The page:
Object Lessons

By Lauren Eisenstodt Premium

As a child, I was fascinated by the antiques in my paternal grandparents’ Ohio home: an English ironstone tea set, a copper bed warmer and an assortment of thingamajigs they’d repurposed as lamps. But I never thought to ask where these antiques came from, how old they were or even what they were until after my grandparents had died.


Although it’s too late to go straight to the source, it’s not too late to learn the histories of these heirlooms and their significance. In doing so, I’ve gained insight into my grandparents’ personalities and their ways of life. You can start investigating the stories behind your family’s keepsakes — and preserving them for future generations — by following these 10 steps.

1. Question your kin.

This is the easiest and most important step in researching an heirloom. What your relatives — and even family friends — already know might surprise you. Ask them who owned the object and when, what it was used for, where it was kept and why it’s significant. What memories do they associate with it?

My mom inherited a blue-and-white transfer ware serving platter from her grandmother Ferol Thuerk in the mid-1980s. Each year, Mom uses the platter on Thanksgiving and Christmas, but she hadn’t given much thought to its origins until recently. A few months ago, she asked her mother, Jean Howland, about the platter and learned that Ferol had purchased it at an antiques store in Bucks County, Pa. My grandmother Jean had accompanied Ferol on the shopping trip sometime while Jean was in high school, in the mid-to late 1930s. Now we know that Ferol was the first person in the family to own the platter; she didn’t inherit it from someone else.

Try to determine who originally owned each of your family heirlooms. And don’t make assumptions: You may associate those antique knitting needles with Grandma, but maybe she inherited them from her grandmother, and they’re older than you think.

If your far-flung relatives can’t see the heirloom in person, jog their memories by sending pictures. When I asked my dad what he remembers about his parents’ antiques, I didn’t get much of an answer. But after flipping through old photos, he recalled a lot more, including where my grandparents had displayed the furniture in his childhood home. For instance, the small, round table in the guest bedroom where I always stayed had once served as a dining room table; it’s hard to believe their family of four actually fit around it. I also learned that as a child my dad routinely scaled the 7-foot-tall cupboard in my grandparents’ dining room because they “hid” candy on top of it. My grandmother Maralyn Eisenstodt must have trusted her grandchildren more because she kept the candy inside the cupboard when we were young.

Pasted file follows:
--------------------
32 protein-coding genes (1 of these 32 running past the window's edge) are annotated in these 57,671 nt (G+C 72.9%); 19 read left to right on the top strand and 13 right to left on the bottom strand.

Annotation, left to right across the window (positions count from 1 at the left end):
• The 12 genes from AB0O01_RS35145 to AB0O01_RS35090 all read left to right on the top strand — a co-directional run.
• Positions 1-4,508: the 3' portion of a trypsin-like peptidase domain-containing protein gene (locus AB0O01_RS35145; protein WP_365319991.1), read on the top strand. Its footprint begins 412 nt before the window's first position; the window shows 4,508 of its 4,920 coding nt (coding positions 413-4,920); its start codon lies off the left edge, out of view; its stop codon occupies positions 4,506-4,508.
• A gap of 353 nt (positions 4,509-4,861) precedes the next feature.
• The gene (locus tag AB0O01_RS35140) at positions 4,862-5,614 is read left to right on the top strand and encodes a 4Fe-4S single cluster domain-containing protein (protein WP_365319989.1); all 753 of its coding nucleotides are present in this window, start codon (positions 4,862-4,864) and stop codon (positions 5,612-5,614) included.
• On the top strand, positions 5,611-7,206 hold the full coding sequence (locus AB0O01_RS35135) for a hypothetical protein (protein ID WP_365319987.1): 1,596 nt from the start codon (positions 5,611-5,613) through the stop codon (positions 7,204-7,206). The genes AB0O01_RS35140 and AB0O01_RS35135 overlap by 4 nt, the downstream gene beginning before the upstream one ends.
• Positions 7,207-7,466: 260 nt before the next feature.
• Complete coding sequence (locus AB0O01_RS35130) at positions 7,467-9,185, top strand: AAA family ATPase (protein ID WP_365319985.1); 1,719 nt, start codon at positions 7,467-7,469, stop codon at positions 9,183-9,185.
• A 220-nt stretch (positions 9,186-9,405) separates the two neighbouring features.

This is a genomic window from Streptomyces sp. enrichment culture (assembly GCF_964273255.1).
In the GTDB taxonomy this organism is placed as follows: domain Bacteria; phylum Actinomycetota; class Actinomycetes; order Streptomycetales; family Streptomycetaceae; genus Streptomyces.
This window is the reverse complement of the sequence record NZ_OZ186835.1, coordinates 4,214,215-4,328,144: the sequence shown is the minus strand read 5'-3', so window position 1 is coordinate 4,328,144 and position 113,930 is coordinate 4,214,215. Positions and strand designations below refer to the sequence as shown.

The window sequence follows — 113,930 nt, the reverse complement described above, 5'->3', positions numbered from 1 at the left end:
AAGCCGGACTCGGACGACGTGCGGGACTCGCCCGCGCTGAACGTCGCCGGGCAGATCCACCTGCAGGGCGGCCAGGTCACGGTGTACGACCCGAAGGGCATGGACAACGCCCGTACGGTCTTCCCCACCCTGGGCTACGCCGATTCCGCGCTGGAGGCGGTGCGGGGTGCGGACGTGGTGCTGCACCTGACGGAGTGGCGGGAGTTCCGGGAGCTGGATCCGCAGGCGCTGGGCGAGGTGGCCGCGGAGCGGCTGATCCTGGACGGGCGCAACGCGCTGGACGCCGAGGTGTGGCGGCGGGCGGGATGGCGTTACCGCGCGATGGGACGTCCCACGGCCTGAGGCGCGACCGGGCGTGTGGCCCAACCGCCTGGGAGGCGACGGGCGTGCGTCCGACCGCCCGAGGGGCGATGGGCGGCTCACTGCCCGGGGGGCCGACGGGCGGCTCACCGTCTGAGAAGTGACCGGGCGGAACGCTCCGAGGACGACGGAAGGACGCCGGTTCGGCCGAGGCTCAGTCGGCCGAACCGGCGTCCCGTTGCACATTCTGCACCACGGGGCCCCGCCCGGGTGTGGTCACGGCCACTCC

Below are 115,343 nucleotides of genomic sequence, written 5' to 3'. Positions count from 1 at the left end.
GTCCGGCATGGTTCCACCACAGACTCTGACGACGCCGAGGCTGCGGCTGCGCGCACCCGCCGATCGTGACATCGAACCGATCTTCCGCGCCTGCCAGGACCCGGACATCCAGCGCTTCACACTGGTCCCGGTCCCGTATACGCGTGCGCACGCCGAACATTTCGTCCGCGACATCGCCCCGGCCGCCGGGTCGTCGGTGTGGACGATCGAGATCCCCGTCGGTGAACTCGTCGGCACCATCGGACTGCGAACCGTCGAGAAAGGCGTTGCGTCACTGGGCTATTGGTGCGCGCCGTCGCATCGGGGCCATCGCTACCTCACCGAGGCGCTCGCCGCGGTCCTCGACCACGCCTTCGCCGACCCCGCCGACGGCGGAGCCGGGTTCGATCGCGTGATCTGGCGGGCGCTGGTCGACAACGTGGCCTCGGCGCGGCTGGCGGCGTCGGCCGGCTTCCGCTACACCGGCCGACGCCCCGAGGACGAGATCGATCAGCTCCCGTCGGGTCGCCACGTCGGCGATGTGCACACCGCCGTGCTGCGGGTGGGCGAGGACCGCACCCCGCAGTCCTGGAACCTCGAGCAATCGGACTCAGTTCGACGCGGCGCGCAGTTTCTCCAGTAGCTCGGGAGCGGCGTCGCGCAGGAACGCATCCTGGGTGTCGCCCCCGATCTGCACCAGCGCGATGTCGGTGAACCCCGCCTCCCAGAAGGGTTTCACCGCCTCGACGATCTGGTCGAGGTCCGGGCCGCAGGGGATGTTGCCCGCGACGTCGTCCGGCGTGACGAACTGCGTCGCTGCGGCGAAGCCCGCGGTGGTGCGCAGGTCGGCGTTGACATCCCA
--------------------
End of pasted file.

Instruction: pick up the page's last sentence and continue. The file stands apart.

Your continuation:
2. Examine home sources.

Lucky for me, Maralyn left a lot of clues about the origins of her precious belongings. (I learned this after asking my stepmom what she knew about them.) Before she died, Maralyn photographed each one and wrote captions on the backs of the prints, such as “Grandma Gustie’s two cut-glass tumblers from a wedding set” and “56-year-old milk-glass goblets — Christmas Dad to me.” The most interesting caption — “One of pair of OLD Hogarth prints bought Cincy when Dad needed shoes more” — reveals the sacrifices my grandparents made so they could afford the art they loved.

Your relatives may have left similar clues — not just on the backs of photographs, but also in diaries and journals. If your great-grandmother received a set of dishes on her wedding day, she might have written about it in her diary. Ditto if she saved for months to buy that china.

The best way to picture an heirloom in its original setting, though, is to look for it in old photos. Want to know where your mother got the dresser in her bedroom? Check out photos of relatives’ homes. You might find the same piece in a picture of your great-aunt’s childhood bedroom — and what do you know, it once had a mirror attached to it.

If you can track down household inventories, you’re really in luck. Your relatives might have created these documents in case of burglary or fire. They likely would have stored them in safety-deposit boxes or with trusted family or friends. You also might find an inventory of an ancestor’s estate in his or her probate file, which most likely resides at the county courthouse.

Maralyn created a room-by-room inventory almost a decade before her death, and she gave copies to both of her children. Examining this list today, I can see which pieces she treasured the most (from her annotations, such as “very valuable”) and even how much she paid for them. From this postscript, I also know she was always thinking ahead: “Check shoeboxes on my closet shelf for mad money, which I sometimes keep when I’m mad; beats lifting a mattress!”

3. Study the object’s shape, size, color and material substance.

Most of us can recognize jewelry, china and other keepsakes commonly passed down by families. But what if you inherited some weird gadget you can’t identify — how do you figure out what it is?

Start by describing the object in broad terms. Does it look mass-produced or handmade? Does it seem to be missing any parts? Could it be part of a larger device? Guess the object’s function and use.

Next, consider your ancestors’ hobbies and trades. Are there any craftsmen in your family, perhaps a jeweler or a carpenter? Might a relative have used the gadget in his profession? If so, consult Dictionary of American Hand Tools: A Pictorial Synopsis compiled by Alvin Sellens (Schiffer), and examine the tools for that craft. Did your grandmother love to cook? You may have inherited an antiquated cooking device, such as an ice cream mold or a butter curler. Linda Campbell Franklin’s 300 Years of Kitchen Collectibles, 5th edition, (Krause Publications) can help you identify it.